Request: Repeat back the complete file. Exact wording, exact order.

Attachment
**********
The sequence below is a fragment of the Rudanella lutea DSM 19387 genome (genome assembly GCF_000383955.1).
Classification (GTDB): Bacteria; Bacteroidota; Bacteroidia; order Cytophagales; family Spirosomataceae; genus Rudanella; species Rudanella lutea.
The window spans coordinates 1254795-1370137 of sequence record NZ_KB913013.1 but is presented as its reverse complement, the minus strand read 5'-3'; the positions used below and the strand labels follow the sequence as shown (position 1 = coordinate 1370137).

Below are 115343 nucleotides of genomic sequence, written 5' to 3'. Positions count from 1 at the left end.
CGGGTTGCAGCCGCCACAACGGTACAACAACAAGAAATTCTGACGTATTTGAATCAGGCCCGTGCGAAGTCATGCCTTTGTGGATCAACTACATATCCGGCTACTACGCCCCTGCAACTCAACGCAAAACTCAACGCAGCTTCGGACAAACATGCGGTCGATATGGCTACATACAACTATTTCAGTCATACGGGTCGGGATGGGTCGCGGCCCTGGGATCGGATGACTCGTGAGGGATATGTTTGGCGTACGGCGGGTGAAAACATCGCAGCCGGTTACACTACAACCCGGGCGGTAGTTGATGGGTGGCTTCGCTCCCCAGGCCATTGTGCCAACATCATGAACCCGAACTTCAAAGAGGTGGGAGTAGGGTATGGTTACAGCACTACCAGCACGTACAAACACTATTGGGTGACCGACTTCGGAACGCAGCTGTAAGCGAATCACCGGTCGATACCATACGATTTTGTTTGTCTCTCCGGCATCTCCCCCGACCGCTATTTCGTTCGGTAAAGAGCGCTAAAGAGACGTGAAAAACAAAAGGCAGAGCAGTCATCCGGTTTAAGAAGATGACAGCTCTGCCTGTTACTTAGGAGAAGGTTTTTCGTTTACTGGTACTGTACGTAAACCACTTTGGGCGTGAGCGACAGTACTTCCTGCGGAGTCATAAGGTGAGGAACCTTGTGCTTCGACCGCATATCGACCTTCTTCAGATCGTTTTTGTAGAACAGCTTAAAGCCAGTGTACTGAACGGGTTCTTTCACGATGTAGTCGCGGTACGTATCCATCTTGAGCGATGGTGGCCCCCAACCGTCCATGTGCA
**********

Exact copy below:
The sequence below is a fragment of the Rudanella lutea DSM 19387 genome (genome assembly GCF_000383955.1).
Classification (GTDB): Bacteria; Bacteroidota; Bacteroidia; order Cytophagales; family Spirosomataceae; genus Rudanella; species Rudanella lutea.
The window spans coordinates 1254795-1370137 of sequence record NZ_KB913013.1 but is presented as its reverse complement, the minus strand read 5'-3'; the positions used below and the strand labels follow the sequence as shown (position 1 = coordinate 1370137).

Below are 115343 nucleotides of genomic sequence, written 5' to 3'. Positions count from 1 at the left end.
CGGGTTGCAGCCGCCACAACGGTACAACAACAAGAAATTCTGACGTATTTGAATCAGGCCCGTGCGAAGTCATGCCTTTGTGGATCAACTACATATCCGGCTACTACGCCCCTGCAACTCAACGCAAAACTCAACGCAGCTTCGGACAAACATGCGGTCGATATGGCTACATACAACTATTTCAGTCATACGGGTCGGGATGGGTCGCGGCCCTGGGATCGGATGACTCGTGAGGGATATGTTTGGCGTACGGCGGGTGAAAACATCGCAGCCGGTTACACTACAACCCGGGCGGTAGTTGATGGGTGGCTTCGCTCCCCAGGCCATTGTGCCAACATCATGAACCCGAACTTCAAAGAGGTGGGAGTAGGGTATGGTTACAGCACTACCAGCACGTACAAACACTATTGGGTGACCGACTTCGGAACGCAGCTGTAAGCGAATCACCGGTCGATACCATACGATTTTGTTTGTCTCTCCGGCATCTCCCCCGACCGCTATTTCGTTCGGTAAAGAGCGCTAAAGAGACGTGAAAAACAAAAGGCAGAGCAGTCATCCGGTTTAAGAAGATGACAGCTCTGCCTGTTACTTAGGAGAAGGTTTTTCGTTTACTGGTACTGTACGTAAACCACTTTGGGCGTGAGCGACAGTACTTCCTGCGGAGTCATAAGGTGAGGAACCTTGTGCTTCGACCGCATATCGACCTTCTTCAGATCGTTTTTGTAGAACAGCTTAAAGCCAGTGTACTGAACGGGTTCTTTCACGATGTAGTCGCGGTACGTATCCATCTTGAGCGATGGTGGCCCCCAACCGTCCATGTGCA